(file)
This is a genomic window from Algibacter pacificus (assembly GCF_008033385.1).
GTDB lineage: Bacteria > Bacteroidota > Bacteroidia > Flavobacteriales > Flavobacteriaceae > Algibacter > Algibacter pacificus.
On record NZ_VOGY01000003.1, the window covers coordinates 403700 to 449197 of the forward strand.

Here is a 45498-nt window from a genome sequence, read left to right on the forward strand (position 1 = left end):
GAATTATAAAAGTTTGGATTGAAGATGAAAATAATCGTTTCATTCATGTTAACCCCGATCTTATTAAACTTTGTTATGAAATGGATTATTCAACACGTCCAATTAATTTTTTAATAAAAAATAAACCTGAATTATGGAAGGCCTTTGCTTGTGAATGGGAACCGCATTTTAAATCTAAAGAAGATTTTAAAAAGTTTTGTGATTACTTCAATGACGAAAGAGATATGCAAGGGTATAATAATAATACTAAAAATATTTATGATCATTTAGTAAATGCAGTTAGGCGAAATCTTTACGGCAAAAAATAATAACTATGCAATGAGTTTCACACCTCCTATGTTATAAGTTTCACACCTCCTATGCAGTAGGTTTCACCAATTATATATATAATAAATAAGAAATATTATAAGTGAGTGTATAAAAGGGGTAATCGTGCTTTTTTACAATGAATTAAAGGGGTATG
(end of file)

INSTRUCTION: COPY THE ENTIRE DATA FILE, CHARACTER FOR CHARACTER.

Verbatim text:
This is a genomic window from Algibacter pacificus (assembly GCF_008033385.1).
GTDB lineage: Bacteria > Bacteroidota > Bacteroidia > Flavobacteriales > Flavobacteriaceae > Algibacter > Algibacter pacificus.
On record NZ_VOGY01000003.1, the window covers coordinates 403700 to 449197 of the forward strand.

Here is a 45498-nt window from a genome sequence, read left to right on the forward strand (position 1 = left end):
GAATTATAAAAGTTTGGATTGAAGATGAAAATAATCGTTTCATTCATGTTAACCCCGATCTTATTAAACTTTGTTATGAAATGGATTATTCAACACGTCCAATTAATTTTTTAATAAAAAATAAACCTGAATTATGGAAGGCCTTTGCTTGTGAATGGGAACCGCATTTTAAATCTAAAGAAGATTTTAAAAAGTTTTGTGATTACTTCAATGACGAAAGAGATATGCAAGGGTATAATAATAATACTAAAAATATTTATGATCATTTAGTAAATGCAGTTAGGCGAAATCTTTACGGCAAAAAATAATAACTATGCAATGAGTTTCACACCTCCTATGTTATAAGTTTCACACCTCCTATGCAGTAGGTTTCACCAATTATATATATAATAAATAAGAAATATTATAAGTGAGTGTATAAAAGGGGTAATCGTGCTTTTTTACAATGAATTAAAGGGGTATG